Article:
Making Sure

by Jeramy Dodds

copyright ©Jeramy Dodds, 2008

Deer, a jackrabbit the size of a motorcycle.
– Tim Lilburn

Hit quick, the road-wasted stag
fell like the sick sorrel horse
we hunted by syringe
in a 3 x 5 pen. His fallen
figure-skater sprawl
drew out our awe, lying
on his own canvas of blood,
iron tailings from a ran-down mill.
Overcoated men with leather bags
of tinctures and bitters
couldn’t bring him around.
Witnesses stood, arms crossed,
afraid their hands might reach
for the debris of muscle guyropes
knifed by the blunt bumper of an SUV.
Looking aside I saw
a young woman come out
of the woods and work
her way through the crowd,
coming to rest in a kneel
at the buck’s breast.
We moved to halt her
but she heeled us with one hand
while the other slid to his snapped
sapling crown. She rubbed her fingers
gently down his brow, grappling his snout
to bring his half-yard of neck right round.

Notes on the Poem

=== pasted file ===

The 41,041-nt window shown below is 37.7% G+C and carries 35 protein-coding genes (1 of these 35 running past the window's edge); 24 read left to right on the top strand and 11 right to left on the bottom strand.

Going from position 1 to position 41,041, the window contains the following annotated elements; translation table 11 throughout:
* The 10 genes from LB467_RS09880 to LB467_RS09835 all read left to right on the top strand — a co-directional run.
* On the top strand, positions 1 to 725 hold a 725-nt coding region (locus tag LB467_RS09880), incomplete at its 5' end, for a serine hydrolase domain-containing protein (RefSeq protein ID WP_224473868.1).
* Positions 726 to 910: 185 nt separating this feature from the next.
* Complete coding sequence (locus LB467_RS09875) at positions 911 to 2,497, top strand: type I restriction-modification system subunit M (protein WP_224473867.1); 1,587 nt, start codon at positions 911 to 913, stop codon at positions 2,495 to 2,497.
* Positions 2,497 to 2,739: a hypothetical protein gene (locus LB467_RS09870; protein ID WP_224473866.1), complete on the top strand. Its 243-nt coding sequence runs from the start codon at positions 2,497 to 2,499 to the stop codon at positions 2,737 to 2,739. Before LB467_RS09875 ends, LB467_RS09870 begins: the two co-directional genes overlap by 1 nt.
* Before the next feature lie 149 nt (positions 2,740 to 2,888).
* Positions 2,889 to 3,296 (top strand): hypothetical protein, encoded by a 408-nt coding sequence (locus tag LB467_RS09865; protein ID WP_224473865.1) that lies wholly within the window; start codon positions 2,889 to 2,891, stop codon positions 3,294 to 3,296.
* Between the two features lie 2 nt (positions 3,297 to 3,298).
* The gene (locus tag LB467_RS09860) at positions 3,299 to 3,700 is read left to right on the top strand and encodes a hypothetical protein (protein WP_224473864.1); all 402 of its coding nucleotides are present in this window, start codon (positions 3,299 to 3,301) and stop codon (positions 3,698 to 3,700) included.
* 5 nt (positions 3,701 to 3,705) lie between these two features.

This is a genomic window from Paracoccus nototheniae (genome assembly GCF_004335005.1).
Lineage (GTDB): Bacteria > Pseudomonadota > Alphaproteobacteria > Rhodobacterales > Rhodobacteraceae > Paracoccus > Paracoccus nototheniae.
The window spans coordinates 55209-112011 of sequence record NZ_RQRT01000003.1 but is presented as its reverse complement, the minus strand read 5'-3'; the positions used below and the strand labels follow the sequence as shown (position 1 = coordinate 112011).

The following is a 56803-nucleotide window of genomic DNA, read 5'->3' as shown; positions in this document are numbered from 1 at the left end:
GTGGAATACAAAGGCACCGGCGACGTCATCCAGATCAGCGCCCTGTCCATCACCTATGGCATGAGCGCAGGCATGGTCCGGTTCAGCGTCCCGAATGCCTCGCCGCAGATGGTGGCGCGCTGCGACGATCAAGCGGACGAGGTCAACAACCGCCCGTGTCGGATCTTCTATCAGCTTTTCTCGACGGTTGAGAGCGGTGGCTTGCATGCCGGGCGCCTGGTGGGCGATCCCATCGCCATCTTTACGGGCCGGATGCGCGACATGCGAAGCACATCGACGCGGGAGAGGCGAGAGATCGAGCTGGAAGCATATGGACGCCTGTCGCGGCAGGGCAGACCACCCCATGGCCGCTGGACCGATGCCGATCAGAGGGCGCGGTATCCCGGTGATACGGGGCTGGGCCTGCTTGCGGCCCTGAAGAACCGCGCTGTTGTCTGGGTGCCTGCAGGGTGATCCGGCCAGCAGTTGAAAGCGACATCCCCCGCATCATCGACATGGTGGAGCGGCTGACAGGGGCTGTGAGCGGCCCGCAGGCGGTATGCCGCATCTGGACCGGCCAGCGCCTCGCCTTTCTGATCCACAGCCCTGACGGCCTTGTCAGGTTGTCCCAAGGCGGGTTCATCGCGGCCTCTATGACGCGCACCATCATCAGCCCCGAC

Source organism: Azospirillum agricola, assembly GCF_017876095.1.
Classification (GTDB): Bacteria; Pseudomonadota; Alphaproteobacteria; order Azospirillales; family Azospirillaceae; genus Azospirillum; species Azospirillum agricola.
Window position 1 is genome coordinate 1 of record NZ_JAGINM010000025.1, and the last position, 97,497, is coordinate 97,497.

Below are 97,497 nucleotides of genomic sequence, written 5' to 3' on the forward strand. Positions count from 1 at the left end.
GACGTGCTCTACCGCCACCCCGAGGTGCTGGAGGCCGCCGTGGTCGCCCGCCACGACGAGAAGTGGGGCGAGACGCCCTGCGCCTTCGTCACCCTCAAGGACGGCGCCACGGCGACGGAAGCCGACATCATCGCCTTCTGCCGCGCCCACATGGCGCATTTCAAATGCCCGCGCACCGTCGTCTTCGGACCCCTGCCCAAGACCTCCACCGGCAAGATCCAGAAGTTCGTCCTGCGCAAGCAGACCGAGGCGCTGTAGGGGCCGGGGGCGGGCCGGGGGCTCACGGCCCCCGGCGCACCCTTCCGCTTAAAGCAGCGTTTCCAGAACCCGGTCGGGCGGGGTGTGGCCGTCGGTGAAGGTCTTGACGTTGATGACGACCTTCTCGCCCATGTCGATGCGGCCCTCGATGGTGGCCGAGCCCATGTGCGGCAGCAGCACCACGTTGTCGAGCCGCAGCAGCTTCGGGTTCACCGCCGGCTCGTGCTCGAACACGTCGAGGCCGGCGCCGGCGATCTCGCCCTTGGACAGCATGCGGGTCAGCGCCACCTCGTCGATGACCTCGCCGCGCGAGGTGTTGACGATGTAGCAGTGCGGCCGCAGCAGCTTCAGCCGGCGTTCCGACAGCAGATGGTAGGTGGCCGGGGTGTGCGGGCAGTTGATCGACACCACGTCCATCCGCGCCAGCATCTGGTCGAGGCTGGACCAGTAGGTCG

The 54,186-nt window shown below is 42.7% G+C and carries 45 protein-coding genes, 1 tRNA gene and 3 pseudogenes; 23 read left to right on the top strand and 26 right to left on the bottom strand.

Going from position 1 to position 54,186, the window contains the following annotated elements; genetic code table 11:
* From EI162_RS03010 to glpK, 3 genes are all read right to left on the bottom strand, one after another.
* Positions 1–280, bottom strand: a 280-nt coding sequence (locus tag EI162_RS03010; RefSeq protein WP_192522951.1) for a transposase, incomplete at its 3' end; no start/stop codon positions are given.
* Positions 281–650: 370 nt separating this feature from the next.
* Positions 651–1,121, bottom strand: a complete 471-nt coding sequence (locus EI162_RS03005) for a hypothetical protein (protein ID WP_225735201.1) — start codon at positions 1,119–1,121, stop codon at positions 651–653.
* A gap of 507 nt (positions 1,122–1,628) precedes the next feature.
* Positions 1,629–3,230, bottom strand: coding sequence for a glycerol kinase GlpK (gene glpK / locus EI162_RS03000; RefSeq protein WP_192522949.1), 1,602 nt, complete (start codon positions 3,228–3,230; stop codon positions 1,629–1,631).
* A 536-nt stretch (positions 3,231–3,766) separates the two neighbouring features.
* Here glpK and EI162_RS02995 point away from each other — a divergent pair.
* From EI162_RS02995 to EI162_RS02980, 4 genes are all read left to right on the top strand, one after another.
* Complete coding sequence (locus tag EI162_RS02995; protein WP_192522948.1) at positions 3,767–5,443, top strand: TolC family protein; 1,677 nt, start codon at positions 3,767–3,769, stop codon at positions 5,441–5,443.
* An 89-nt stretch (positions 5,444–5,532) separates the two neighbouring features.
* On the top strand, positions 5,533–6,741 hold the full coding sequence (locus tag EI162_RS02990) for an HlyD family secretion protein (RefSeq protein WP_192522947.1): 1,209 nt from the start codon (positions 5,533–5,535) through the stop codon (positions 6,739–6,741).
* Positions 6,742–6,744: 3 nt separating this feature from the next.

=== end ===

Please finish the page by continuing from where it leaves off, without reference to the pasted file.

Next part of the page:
In "Making Sure", Jeramy Dodds strikingly juxtaposes horror with reverence and kindness. What does that extreme clash of words and images achieve? Sadly, collisions between the natural and manmade worlds are both commonplace and frequently at nature's expense. Strangely, the collisions on a grand scale might not always register with the individual, but the one-on-one collisions are often brutal, intimate and profound. Dodds captures this with succinct power in the encounter between stag and SUV. Even in the midst of gruesome calamity, Dodds finds perverse beauty in the felled stag's "figure-skater sprawl" and "canvas of blood." Perceiving the situation in that way probably reflects both the beholder's literal shock in the moment, but perhaps is also a tribute to the gorgeous animal upon reflection much later. Dodds forges a series of successive images, most tellingly of gestures, that tell the story in swift but ultimately merciful strokes. The witnesses with their "arms crossed" convey fear and futility. As the young woman appears and is "coming to rest in a kneel", it is as if she is going to say a prayer - her attitude is worshipful and respectful. How the young woman "heeled us with one hand" illustrates grace and determination (and the "us" quietly acknowledges that the narrator is one of the fearful who doesn't know how to respond to what the "blunt bumper of the SUV" has rendered). Her following gestures are shocking and tender in rapid succession. With the poem's last abrupt image, the poem's title then comes into both focus and sharp relief. The young woman has made sure to finish what others have been unable to confront. It's troubling, but conclusive and compassionate.

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